He adds: “Acquiring TDC is a huge step towards our ambition of offering our expert and technical services globally. Our focus on the interaction of people, places, and products together with our locations of the UK, Australia and New Zealand fits naturally together with TDC’s transport and wayfinding expertise and long-standing client relationships in the Middle East and Asia.

“Our shared values of collaboration, commitment and passion for detail and extensive wealth of technical skills and track record mean that, going forward, clients will benefit from a deeper level of understanding and experience coupled with a more comprehensive global reach. We are currently reviewing opportunities to expand into North America and Canada to offer clients our multidisciplinary and global expertise in transport.”

With the merger complete, Julian is bidding on larger projects with a wider focus in the Middle East and Asia. He notes: “We’re looking at opportunities in Saudi Arabia and India, as well as biometric projects in mass transit.”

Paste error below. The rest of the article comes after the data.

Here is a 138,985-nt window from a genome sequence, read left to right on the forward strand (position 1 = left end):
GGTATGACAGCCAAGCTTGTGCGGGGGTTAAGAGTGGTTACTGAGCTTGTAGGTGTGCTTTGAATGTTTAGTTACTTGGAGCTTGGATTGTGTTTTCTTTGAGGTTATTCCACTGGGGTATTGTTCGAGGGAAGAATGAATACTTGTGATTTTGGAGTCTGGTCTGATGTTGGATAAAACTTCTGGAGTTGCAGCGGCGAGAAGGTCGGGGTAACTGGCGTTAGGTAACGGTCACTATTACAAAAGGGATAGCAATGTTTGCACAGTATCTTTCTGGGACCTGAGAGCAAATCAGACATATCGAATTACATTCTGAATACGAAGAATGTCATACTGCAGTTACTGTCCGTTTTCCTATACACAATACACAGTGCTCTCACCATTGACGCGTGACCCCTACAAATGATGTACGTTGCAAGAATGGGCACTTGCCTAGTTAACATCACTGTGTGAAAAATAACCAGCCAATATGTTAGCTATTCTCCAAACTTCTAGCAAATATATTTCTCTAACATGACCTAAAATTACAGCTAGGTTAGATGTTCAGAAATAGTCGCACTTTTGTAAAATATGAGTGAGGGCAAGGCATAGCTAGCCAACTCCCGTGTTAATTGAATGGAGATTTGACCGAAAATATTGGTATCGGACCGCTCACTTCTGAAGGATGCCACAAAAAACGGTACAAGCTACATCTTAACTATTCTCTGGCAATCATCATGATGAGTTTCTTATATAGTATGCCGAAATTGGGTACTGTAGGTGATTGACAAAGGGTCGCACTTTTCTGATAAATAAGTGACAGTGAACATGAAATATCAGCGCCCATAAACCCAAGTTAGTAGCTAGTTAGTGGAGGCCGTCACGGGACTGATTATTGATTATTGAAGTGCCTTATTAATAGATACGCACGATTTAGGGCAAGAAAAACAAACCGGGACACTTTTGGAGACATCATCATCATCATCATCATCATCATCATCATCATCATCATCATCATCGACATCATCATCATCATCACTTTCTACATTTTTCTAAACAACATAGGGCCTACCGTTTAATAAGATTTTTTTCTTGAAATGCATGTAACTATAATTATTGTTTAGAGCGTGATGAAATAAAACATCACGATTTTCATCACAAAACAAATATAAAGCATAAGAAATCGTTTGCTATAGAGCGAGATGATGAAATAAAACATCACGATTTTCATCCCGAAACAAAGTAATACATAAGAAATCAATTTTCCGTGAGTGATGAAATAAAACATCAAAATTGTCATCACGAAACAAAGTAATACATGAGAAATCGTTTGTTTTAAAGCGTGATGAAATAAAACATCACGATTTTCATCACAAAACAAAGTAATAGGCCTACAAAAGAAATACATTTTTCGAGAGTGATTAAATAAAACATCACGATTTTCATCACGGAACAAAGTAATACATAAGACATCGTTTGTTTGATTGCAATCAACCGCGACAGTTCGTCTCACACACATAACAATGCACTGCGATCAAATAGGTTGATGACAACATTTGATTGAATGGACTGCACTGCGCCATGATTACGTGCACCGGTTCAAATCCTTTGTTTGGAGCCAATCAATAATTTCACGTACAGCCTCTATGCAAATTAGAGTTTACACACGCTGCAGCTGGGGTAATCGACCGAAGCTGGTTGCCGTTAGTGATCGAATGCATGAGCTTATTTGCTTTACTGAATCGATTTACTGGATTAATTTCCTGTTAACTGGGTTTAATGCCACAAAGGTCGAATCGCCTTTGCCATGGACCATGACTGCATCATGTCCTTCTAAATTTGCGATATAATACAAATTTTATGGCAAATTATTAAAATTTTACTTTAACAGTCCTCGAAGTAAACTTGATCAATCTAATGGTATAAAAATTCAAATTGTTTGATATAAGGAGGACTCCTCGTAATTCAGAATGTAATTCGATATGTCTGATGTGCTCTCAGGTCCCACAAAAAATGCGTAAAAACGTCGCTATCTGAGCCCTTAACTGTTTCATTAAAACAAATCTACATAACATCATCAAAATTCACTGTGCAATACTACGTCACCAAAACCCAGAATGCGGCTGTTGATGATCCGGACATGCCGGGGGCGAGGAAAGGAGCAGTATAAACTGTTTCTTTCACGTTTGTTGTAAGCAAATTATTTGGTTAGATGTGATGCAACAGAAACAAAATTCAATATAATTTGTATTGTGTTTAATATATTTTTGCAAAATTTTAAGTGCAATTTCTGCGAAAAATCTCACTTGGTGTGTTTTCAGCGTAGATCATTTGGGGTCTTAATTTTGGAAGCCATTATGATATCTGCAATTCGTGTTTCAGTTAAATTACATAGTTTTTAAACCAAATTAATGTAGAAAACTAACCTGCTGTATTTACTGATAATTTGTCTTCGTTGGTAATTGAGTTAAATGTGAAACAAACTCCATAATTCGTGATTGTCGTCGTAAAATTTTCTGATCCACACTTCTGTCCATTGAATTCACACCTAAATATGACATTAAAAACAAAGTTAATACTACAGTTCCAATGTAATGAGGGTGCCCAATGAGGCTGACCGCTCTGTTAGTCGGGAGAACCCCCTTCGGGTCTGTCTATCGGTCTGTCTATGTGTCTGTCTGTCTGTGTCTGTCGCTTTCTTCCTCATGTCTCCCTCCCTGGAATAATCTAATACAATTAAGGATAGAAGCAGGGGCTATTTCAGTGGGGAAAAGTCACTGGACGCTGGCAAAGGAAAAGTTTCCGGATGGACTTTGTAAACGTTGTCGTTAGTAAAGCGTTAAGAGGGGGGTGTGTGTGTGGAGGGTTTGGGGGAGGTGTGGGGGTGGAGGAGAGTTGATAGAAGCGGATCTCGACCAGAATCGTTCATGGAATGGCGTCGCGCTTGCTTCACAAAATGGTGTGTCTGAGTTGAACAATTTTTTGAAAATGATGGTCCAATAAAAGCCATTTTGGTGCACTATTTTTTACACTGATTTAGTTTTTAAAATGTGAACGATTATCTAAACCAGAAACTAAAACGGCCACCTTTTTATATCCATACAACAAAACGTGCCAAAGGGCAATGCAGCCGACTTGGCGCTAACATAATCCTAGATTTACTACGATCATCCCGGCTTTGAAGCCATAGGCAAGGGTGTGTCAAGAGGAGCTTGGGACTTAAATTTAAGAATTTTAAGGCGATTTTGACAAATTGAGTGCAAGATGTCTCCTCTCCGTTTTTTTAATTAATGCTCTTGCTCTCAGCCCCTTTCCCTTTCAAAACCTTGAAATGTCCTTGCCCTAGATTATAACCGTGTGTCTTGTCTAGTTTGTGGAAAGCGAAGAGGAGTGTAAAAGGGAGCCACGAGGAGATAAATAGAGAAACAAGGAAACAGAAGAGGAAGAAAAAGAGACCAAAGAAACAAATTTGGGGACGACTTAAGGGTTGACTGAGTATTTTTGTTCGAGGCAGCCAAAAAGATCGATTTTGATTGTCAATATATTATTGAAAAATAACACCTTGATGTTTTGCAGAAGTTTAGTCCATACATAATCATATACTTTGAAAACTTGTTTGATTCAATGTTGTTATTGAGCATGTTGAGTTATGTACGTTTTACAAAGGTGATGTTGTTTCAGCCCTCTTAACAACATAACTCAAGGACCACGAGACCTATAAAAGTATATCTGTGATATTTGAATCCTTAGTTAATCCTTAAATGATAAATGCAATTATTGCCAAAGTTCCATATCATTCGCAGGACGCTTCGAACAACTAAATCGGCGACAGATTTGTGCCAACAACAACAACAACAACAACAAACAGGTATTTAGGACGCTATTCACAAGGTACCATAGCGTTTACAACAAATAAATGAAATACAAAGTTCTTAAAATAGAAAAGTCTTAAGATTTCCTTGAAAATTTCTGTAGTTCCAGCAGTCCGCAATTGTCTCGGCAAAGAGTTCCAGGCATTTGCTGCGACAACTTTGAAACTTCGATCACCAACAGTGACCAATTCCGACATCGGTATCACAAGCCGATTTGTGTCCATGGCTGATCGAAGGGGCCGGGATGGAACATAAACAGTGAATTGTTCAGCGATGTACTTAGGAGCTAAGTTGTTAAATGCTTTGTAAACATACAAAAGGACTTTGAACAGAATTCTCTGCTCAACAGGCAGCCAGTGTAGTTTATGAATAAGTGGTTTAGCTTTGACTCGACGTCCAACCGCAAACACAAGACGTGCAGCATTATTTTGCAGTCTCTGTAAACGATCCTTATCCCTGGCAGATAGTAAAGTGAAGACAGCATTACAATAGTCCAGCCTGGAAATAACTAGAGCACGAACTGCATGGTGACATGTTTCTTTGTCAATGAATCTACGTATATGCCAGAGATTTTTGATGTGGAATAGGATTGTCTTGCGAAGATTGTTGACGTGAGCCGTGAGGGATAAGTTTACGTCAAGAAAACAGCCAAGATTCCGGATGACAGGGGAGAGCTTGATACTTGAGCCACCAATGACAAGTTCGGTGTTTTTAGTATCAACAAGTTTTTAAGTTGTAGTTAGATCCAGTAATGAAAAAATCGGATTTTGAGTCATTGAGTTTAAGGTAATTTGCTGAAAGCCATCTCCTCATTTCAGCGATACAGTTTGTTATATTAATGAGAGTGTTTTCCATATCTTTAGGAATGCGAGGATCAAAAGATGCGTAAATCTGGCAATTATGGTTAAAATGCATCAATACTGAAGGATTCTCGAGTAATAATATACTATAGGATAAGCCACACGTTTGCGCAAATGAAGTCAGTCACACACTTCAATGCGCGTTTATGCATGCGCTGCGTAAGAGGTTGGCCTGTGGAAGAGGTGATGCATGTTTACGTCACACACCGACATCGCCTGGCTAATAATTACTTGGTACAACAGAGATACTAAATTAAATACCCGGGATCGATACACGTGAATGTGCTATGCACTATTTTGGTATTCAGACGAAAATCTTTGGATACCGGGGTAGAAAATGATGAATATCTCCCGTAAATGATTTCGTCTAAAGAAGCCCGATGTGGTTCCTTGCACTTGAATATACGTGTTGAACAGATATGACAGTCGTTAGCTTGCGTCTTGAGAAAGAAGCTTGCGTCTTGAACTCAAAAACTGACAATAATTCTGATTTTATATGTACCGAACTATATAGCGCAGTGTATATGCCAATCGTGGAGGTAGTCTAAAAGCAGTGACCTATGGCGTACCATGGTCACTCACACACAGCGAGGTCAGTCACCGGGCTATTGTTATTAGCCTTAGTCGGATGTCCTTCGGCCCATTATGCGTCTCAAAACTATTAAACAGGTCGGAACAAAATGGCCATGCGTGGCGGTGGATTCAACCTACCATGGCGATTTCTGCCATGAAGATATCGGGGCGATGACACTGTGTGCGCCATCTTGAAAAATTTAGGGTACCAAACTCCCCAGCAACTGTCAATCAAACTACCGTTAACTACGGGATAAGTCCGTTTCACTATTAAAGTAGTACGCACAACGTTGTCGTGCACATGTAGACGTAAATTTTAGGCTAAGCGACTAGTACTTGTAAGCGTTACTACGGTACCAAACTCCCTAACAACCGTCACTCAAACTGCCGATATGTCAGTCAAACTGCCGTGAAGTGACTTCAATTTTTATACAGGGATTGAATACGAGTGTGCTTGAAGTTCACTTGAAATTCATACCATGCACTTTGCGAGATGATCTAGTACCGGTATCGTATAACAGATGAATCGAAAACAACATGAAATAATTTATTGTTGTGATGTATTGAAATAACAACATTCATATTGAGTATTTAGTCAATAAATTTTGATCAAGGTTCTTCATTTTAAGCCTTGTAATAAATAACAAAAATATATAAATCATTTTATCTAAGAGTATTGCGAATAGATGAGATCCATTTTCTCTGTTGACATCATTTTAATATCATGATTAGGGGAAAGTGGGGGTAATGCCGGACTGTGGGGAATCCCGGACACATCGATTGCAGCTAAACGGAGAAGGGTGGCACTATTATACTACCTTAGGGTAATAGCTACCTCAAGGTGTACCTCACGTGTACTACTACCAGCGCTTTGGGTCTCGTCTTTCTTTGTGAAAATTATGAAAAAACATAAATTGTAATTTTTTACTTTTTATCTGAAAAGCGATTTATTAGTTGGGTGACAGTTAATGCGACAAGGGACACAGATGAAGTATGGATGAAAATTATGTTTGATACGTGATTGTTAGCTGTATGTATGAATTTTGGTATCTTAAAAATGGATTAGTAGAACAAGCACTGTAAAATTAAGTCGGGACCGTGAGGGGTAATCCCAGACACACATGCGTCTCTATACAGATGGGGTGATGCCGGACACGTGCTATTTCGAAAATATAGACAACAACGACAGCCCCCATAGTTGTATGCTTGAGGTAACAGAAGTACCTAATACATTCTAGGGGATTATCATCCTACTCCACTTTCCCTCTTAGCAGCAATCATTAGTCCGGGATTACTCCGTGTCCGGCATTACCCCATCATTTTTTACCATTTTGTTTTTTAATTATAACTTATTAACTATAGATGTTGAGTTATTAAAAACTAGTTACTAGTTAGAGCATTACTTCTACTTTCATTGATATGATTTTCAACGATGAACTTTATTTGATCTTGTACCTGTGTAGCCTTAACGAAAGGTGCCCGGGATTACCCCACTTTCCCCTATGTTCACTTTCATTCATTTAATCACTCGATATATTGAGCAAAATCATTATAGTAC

Localisation and culture
Maynard Design hopes to get a local team onboard to handle operations in the region. Julian is of the option that localisation in wayfinding is vital. “There is so much requirement for infrastructure around the world. It’s essential to understand the local culture and the needs of those users and working environments in those countries.”

He adds: “And that’s why we try to work with people who are maybe from that country, or have direct experience of working in those environments, because I think people are more invested in the project if it’s their home city.”

Wayfinding design complexities